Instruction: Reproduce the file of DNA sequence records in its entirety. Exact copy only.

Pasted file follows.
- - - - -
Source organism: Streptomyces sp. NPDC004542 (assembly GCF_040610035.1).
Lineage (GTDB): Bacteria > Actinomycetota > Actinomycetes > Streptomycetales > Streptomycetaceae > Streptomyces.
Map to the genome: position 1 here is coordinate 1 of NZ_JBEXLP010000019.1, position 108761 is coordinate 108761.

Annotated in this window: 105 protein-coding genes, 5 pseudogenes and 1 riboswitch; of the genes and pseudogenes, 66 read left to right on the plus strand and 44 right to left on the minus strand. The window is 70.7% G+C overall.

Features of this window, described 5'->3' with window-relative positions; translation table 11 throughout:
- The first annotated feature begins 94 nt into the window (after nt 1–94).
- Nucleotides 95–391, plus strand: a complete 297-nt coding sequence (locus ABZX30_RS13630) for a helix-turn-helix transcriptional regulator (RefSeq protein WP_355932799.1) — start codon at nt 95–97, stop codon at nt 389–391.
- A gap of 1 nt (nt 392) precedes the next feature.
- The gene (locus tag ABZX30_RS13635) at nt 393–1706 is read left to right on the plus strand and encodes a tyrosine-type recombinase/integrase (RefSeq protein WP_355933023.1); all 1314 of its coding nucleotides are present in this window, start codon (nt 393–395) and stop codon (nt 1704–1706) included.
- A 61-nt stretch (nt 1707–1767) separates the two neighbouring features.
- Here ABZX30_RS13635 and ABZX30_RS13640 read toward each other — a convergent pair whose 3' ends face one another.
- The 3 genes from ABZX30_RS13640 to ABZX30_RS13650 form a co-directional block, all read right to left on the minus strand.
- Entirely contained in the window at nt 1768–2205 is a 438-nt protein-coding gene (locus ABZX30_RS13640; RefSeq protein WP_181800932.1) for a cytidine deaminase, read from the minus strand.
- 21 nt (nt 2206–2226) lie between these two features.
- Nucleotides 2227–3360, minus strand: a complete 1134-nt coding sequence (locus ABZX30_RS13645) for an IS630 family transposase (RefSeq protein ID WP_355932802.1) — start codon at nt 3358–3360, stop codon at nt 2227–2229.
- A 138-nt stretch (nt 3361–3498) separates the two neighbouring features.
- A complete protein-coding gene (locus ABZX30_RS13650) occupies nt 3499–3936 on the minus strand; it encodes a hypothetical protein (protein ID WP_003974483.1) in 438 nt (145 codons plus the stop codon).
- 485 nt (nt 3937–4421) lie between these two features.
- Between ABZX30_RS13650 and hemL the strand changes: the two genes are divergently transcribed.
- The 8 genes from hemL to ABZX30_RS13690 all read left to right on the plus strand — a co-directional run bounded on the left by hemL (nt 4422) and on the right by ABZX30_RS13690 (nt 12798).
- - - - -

Source organism: Streptomyces sp. NPDC004542 (assembly GCF_040610035.1).
Lineage (GTDB): Bacteria > Actinomycetota > Actinomycetes > Streptomycetales > Streptomycetaceae > Streptomyces.
Map to the genome: position 1 here is coordinate 1 of NZ_JBEXLP010000019.1, position 108761 is coordinate 108761.

Annotated in this window: 105 protein-coding genes, 5 pseudogenes and 1 riboswitch; of the genes and pseudogenes, 66 read left to right on the plus strand and 44 right to left on the minus strand. The window is 70.7% G+C overall.

Features of this window, described 5'->3' with window-relative positions; translation table 11 throughout:
- The first annotated feature begins 94 nt into the window (after nt 1–94).
- Nucleotides 95–391, plus strand: a complete 297-nt coding sequence (locus ABZX30_RS13630) for a helix-turn-helix transcriptional regulator (RefSeq protein WP_355932799.1) — start codon at nt 95–97, stop codon at nt 389–391.
- A gap of 1 nt (nt 392) precedes the next feature.
- The gene (locus tag ABZX30_RS13635) at nt 393–1706 is read left to right on the plus strand and encodes a tyrosine-type recombinase/integrase (RefSeq protein WP_355933023.1); all 1314 of its coding nucleotides are present in this window, start codon (nt 393–395) and stop codon (nt 1704–1706) included.
- A 61-nt stretch (nt 1707–1767) separates the two neighbouring features.
- Here ABZX30_RS13635 and ABZX30_RS13640 read toward each other — a convergent pair whose 3' ends face one another.
- The 3 genes from ABZX30_RS13640 to ABZX30_RS13650 form a co-directional block, all read right to left on the minus strand.
- Entirely contained in the window at nt 1768–2205 is a 438-nt protein-coding gene (locus ABZX30_RS13640; RefSeq protein WP_181800932.1) for a cytidine deaminase, read from the minus strand.
- 21 nt (nt 2206–2226) lie between these two features.
- Nucleotides 2227–3360, minus strand: a complete 1134-nt coding sequence (locus ABZX30_RS13645) for an IS630 family transposase (RefSeq protein ID WP_355932802.1) — start codon at nt 3358–3360, stop codon at nt 2227–2229.
- A 138-nt stretch (nt 3361–3498) separates the two neighbouring features.
- A complete protein-coding gene (locus ABZX30_RS13650) occupies nt 3499–3936 on the minus strand; it encodes a hypothetical protein (protein ID WP_003974483.1) in 438 nt (145 codons plus the stop codon).
- 485 nt (nt 3937–4421) lie between these two features.
- Between ABZX30_RS13650 and hemL the strand changes: the two genes are divergently transcribed.
- The 8 genes from hemL to ABZX30_RS13690 all read left to right on the plus strand — a co-directional run bounded on the left by hemL (nt 4422) and on the right by ABZX30_RS13690 (nt 12798).